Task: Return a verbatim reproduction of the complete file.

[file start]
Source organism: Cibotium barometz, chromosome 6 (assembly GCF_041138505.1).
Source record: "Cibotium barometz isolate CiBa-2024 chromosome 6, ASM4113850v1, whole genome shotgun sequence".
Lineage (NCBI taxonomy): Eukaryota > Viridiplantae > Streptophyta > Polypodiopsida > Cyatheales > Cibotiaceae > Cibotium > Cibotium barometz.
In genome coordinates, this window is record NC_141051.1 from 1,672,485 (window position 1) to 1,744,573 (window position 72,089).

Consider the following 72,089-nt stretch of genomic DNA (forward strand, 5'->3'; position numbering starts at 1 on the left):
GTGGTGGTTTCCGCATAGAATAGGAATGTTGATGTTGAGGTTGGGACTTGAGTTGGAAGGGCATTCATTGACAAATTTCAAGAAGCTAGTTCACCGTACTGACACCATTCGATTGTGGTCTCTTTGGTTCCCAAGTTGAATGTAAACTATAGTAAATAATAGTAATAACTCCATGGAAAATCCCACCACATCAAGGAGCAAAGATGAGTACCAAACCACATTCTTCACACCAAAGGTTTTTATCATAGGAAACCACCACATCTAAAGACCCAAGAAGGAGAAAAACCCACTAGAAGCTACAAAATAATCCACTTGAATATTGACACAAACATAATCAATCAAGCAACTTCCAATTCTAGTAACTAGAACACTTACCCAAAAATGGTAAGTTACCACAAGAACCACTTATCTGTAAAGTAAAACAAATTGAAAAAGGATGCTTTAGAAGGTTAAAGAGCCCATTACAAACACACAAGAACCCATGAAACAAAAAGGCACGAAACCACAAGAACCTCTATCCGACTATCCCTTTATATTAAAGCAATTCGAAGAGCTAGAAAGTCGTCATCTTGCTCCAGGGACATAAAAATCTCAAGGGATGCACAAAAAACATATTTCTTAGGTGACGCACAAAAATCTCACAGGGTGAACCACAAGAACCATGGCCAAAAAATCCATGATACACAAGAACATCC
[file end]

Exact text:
Source organism: Cibotium barometz, chromosome 6 (assembly GCF_041138505.1).
Source record: "Cibotium barometz isolate CiBa-2024 chromosome 6, ASM4113850v1, whole genome shotgun sequence".
Lineage (NCBI taxonomy): Eukaryota > Viridiplantae > Streptophyta > Polypodiopsida > Cyatheales > Cibotiaceae > Cibotium > Cibotium barometz.
In genome coordinates, this window is record NC_141051.1 from 1,672,485 (window position 1) to 1,744,573 (window position 72,089).

Consider the following 72,089-nt stretch of genomic DNA (forward strand, 5'->3'; position numbering starts at 1 on the left):
GTGGTGGTTTCCGCATAGAATAGGAATGTTGATGTTGAGGTTGGGACTTGAGTTGGAAGGGCATTCATTGACAAATTTCAAGAAGCTAGTTCACCGTACTGACACCATTCGATTGTGGTCTCTTTGGTTCCCAAGTTGAATGTAAACTATAGTAAATAATAGTAATAACTCCATGGAAAATCCCACCACATCAAGGAGCAAAGATGAGTACCAAACCACATTCTTCACACCAAAGGTTTTTATCATAGGAAACCACCACATCTAAAGACCCAAGAAGGAGAAAAACCCACTAGAAGCTACAAAATAATCCACTTGAATATTGACACAAACATAATCAATCAAGCAACTTCCAATTCTAGTAACTAGAACACTTACCCAAAAATGGTAAGTTACCACAAGAACCACTTATCTGTAAAGTAAAACAAATTGAAAAAGGATGCTTTAGAAGGTTAAAGAGCCCATTACAAACACACAAGAACCCATGAAACAAAAAGGCACGAAACCACAAGAACCTCTATCCGACTATCCCTTTATATTAAAGCAATTCGAAGAGCTAGAAAGTCGTCATCTTGCTCCAGGGACATAAAAATCTCAAGGGATGCACAAAAAACATATTTCTTAGGTGACGCACAAAAATCTCACAGGGTGAACCACAAGAACCATGGCCAAAAAATCCATGATACACAAGAACATCC